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Three-Cup Chicken Is Taiwan's Culinary Gift to the World
Found in luxury restaurants and casual eateries, three-cup chicken—or san bei ji—is a joy to cook at home.
04-12-2021
Rich Wang

Three-cup chicken (also known as san bei ji 三杯雞) is one of Taiwan’s most iconic culinary exports. The prep is easy and the dish requires only a few ingredients to cook up. By harnessing the powers of umami, caramelized sugar, and an aromatic wine sauce, the simple recipe brings forth the savory comfort of your favorite chicken entrees. It’s both familiar and uniquely Taiwanese. It’s a perfect dish to make for a fun weeknight meal or to impress your friends at a party.

Growing up in Taiwan, we often ordered three-cup chicken when dining out. The dish could be found in eateries high and low, from night market stalls to fine-dining restaurants. But after my family moved to the United States, we began making this dish at home, because its nutty and savory aroma of soy sauce, rice wine, and sesame oil is an effective cure for nostalgia. 

After the Chinese Civil War in 1949, immigrants from Mainland China brought over this century-old but rather little-known dish from Jiangxi Province to their new home in Taiwan. The original recipe calls for 1 cup of soy sauce, 1 cup of rice wine lees (that is, the residual yeast remaining after fermentation), and 1 cup of lard—hence the name. But over time, Taiwanese cooks changed the recipe to mirror local tastes, and the dish quickly spread across Taiwan and its expat communities like wildfire and became one of the most celebrated recipes in Taiwanese cuisine. 

Today, most three-cup chicken recipes use toasted sesame oil in place of the traditional lard and actual rice wine instead of its lees (you can also use dry sherry or gin). Also, almost nobody is following the “three-cup” ratio literally anymore; contemporary Taiwanese palates simply do not allow for such a high amount of fat in the sauce.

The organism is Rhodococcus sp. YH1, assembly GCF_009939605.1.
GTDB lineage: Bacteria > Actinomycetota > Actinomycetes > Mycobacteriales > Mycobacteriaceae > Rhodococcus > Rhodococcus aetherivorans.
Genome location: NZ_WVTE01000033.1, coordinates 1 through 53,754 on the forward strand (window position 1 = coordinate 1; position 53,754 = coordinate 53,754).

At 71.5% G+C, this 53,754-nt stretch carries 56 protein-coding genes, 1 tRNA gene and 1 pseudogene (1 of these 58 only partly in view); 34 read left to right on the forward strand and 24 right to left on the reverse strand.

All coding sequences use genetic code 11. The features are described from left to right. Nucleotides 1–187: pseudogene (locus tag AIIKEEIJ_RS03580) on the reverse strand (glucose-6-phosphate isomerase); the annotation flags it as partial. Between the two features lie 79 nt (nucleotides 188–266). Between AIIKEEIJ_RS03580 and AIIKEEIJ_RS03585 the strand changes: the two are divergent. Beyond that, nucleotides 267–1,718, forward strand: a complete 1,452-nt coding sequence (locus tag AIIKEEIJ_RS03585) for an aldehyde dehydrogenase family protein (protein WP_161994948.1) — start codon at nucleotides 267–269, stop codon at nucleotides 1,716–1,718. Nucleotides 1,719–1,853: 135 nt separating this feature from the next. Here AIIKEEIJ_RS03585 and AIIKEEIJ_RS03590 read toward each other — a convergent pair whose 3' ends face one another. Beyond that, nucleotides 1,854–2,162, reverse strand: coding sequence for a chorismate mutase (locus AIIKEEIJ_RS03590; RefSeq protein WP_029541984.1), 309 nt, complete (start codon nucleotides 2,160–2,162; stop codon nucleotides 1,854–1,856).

You might think the star of three-cup chicken is, well, the chicken. But ask any Taiwanese to name their favorite part, and the answer is likely the flavors imparted by the garlic, ginger, and Thai basil. In fact, these three ingredients plus the sauce are so prescriptive of the dish that they are called the “san bei” (three-cup) method.

Large chunks of garlic and ginger might seem intimidating, but once they are toasted and softened in the sauce, they become delectably sweet and savory, not unlike the chunks of onions in traditional beef bourguignon. The slightly spicy taste and licorice smell of Thai basil (an herb that's also indigenous to Taiwan) is the key finishing touch for many Taiwanese dishes, including three-cup chicken. But if Thai basil is not available where you live, regular basil—which has a sweeter taste and more clove-like aroma—would also do the trick. It’s not the same as Thai basil, but the addition of something herbal and effervescent is essential for balancing the otherwise rich and savory dish.

(Members can access our recipe for San Bei Ji—Three-Cup Chicken—here, or you can watch the video below for step-by-step instructions.)

You can easily replace the chicken with other ingredients that are mild-flavored. For example, calamari, tofu, and king oyster mushrooms are all perfect flavor vessels for the san bei method because they complement the sauce and herbs rather than overpower them. By the same token, assertive or gamy proteins such as beef or lamb would not be ideal in san bei.

If you have a clay pot lying around or can get your hands on one, this is the time to use it. While you can cook three-cup chicken in any pot, clay pots retain heat superbly and can continue to reduce the sauce long after it is removed from the stove. So throughout your meal, the sauce will caramelize at the bottom and transform into crusty bits packed with flavor. It goes without saying that white rice, which can soak up all those amazing san bei elements, is the perfect accoutrement to the dish.

There are some foods that require planning and forethought; three-cup chicken is not one of them. You can easily make it from start to finish in less than an hour. It’s why it’s one of my go-to recipes if I want to feel transported back to Taiwan. I’ve been eating three-cup chicken all my life, and its flavor and aroma evoke some of my fondest memories from childhood. What ratatouille is to Anton Ego, three-cup chicken is to me.

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